Throughout content development, keep the learning objectives at the front of your mind so you can produce targeted, effective learning material.
5. No or poor quality assessments
Assessments can cue learners to take formal learning seriously. But to contribute to learning, assessments must be meaningful. There's an unfortunate tendency among some harried content developers to rely on assessment questions that test only learners' ability to remember the wording of the learning content. Effective assessments not only test memory, but enhance engagement by requiring learners to understand, analyze and apply what they have learned. If you want to learn more about how to write valuable assessments, read Building Meaningful eLearning Assessments.
6. Not getting, or not following up on, learner feedback
It's been said that "a great hack in designing your employee development program is asking your employees." When you have a question about the suitability of any element of your learning program, there are few people better able to help than the learners themselves. Ask about:
- Missing or unnecessary information
- Accessibility of the material: Is it pitched at the correct level? Do learners have the time or job supports necessary to allow them to focus on the learning?
- Appropriateness of the assessments
- Usefulness of the learning
- Suggestions for improvement
Review feedback regularly, and whenever you find common themes or good ideas be sure to implement them.
7. Boring, text heavy eLearning
There's little that's less inspiring than opening a new eLearning module to be confronted by a wall of text, yet that's often what happens with corporate training. Spice up your eLearning with:
8. Developing an inaccessible eLearning program
A common complaint among learners is that they just don't have the time for training. It's a legitimate concern for many - who has the time they need to dedicate to training when they're expected to complete all their regular job duties as well? Help your learners find the time for training by:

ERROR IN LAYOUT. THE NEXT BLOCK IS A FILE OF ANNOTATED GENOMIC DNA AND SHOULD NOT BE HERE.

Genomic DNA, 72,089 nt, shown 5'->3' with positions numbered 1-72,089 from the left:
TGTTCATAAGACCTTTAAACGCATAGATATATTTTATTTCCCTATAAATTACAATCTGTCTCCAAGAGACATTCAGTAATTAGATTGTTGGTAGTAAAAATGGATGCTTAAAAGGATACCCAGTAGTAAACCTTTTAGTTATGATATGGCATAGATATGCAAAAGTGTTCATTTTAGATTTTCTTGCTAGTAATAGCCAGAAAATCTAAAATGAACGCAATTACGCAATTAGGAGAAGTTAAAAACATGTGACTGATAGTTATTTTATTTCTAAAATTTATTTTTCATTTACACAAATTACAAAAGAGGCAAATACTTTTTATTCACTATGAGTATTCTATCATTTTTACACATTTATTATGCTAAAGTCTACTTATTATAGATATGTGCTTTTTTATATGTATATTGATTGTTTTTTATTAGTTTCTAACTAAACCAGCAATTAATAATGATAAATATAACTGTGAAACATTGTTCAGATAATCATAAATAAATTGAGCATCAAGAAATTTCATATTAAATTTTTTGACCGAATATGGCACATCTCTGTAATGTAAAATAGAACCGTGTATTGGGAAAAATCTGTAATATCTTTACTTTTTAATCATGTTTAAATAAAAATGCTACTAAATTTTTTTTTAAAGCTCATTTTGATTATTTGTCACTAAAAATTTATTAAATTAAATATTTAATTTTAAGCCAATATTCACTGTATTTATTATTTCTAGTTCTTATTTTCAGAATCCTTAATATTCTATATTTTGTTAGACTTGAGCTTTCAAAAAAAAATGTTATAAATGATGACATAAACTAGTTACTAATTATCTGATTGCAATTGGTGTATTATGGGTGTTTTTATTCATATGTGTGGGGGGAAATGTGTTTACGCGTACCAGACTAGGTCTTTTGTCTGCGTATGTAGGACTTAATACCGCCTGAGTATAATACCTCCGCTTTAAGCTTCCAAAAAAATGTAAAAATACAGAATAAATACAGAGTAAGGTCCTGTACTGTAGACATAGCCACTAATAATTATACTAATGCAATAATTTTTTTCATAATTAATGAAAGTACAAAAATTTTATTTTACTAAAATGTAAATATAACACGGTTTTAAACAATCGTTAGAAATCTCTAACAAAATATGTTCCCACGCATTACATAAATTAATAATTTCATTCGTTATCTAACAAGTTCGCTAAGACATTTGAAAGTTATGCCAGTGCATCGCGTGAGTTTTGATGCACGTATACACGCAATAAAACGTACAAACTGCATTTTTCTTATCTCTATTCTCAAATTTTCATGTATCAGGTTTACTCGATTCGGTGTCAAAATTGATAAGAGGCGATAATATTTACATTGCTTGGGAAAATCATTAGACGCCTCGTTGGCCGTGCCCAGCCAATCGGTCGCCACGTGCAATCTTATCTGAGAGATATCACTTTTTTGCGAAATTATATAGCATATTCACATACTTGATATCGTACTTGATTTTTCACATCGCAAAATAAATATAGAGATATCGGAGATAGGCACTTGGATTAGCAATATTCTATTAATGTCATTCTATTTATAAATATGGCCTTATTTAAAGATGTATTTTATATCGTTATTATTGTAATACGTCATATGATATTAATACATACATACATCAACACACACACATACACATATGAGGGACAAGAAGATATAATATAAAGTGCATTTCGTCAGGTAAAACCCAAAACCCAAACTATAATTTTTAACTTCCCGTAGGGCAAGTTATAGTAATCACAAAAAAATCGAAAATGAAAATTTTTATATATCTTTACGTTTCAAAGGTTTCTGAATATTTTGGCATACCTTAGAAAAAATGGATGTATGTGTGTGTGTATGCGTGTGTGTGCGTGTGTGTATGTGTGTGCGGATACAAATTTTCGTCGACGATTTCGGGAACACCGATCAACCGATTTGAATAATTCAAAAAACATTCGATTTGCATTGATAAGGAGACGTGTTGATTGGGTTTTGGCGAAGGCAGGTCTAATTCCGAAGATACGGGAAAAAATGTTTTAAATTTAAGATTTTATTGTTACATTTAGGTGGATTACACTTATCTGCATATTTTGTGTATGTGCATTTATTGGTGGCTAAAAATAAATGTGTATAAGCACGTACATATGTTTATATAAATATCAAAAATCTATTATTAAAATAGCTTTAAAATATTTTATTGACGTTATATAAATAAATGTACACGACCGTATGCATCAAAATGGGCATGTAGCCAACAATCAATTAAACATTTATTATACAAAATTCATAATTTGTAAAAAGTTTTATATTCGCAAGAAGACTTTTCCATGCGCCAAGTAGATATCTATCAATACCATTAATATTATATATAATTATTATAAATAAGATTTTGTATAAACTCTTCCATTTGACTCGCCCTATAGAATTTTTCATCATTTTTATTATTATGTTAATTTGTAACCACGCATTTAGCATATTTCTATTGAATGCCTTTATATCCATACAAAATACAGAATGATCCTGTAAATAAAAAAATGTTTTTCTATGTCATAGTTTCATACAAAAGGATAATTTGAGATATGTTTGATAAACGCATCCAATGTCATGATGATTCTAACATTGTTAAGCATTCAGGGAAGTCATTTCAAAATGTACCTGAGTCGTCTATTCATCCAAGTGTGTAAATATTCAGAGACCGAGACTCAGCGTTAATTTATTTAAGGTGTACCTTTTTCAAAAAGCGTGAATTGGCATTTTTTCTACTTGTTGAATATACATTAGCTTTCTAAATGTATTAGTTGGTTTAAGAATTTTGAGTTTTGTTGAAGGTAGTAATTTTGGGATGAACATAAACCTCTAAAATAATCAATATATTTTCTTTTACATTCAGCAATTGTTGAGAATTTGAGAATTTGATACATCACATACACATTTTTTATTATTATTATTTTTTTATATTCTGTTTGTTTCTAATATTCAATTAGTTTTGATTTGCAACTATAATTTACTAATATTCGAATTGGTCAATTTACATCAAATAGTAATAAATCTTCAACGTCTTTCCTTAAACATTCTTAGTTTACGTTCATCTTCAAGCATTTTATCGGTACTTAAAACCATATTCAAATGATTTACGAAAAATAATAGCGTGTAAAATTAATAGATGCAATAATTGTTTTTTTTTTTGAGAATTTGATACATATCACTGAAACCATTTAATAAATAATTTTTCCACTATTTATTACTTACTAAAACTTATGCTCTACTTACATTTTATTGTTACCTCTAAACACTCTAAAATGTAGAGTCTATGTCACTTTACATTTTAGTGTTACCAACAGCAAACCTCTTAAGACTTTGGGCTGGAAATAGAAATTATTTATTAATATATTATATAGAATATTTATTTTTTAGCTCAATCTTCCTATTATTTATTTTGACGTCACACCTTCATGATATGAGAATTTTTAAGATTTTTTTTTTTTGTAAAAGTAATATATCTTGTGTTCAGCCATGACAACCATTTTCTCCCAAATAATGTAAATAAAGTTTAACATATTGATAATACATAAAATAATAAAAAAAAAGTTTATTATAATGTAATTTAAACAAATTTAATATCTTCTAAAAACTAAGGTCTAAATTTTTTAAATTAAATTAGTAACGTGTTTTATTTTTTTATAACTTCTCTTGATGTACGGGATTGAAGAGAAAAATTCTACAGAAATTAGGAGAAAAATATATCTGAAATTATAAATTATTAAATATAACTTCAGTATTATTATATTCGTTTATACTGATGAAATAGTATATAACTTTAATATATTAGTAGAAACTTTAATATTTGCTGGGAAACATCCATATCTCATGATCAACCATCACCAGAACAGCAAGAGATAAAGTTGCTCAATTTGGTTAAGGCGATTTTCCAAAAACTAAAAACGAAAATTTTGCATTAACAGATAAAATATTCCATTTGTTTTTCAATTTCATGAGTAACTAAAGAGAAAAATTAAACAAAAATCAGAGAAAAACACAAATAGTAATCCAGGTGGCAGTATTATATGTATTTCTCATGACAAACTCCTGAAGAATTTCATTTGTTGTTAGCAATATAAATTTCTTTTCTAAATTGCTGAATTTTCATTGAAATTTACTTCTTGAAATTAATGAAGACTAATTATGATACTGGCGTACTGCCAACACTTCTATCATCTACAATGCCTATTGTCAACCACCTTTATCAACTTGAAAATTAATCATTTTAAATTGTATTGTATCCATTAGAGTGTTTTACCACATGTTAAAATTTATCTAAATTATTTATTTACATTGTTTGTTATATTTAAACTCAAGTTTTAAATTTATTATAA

- Using microlearning where appropriate, so employees can complete segments in spare moments without loosing a large chunk of productive time
- Emphasizing how the training will help them complete their job duties more efficiently
- When a longer period of time must be dedicated to a learning event, arrange for absences with management
Technological accessibility also matters. eLearning should rank highly in ease-of-use. After all, you want your trainees to focus their attention on the learning content, not the skills required to access it.
9. Failing to advertise the value of the training
As mentioned earlier, adult learners want to know what they're going to get out of a training experience. And when training is consuming employee time and effort, managers want to know too.
Clear and well-communicated goals and learning objectives will help here, but the key question to answer is "What is this staff member required to accomplish in their position, and how does this course help them do so?"
10. Confining learning to an eLearning module
Our final corporate eLearning mistake may be the biggest one: limiting your conception of learning to something that occurs during a learning event. Learning that isn't applied is quickly forgotten. Research has shown that only about 20% of learners change their on-job behavior after a stand-alone learning event. To reach the other 80%, consider the value of continuous learning for your organization.
Today, we've looked at ten ways to improve corporate eLearning and engage learners, helping them to apply what they've gained on the job. But you can go further. If you're interested in transforming your approach to training, learn more about:
Jill is an Instructional Designer at BaseCorp Learning Systems with more than 10 years of experience researching, writing and designing effective learning materials. She is fascinated by the English language and enjoys the challenge of adapting her work for different audiences. After work, Jill continues to leverage her professional experience as she works toward the development of a training program for her cats. So far, success has not been apparent.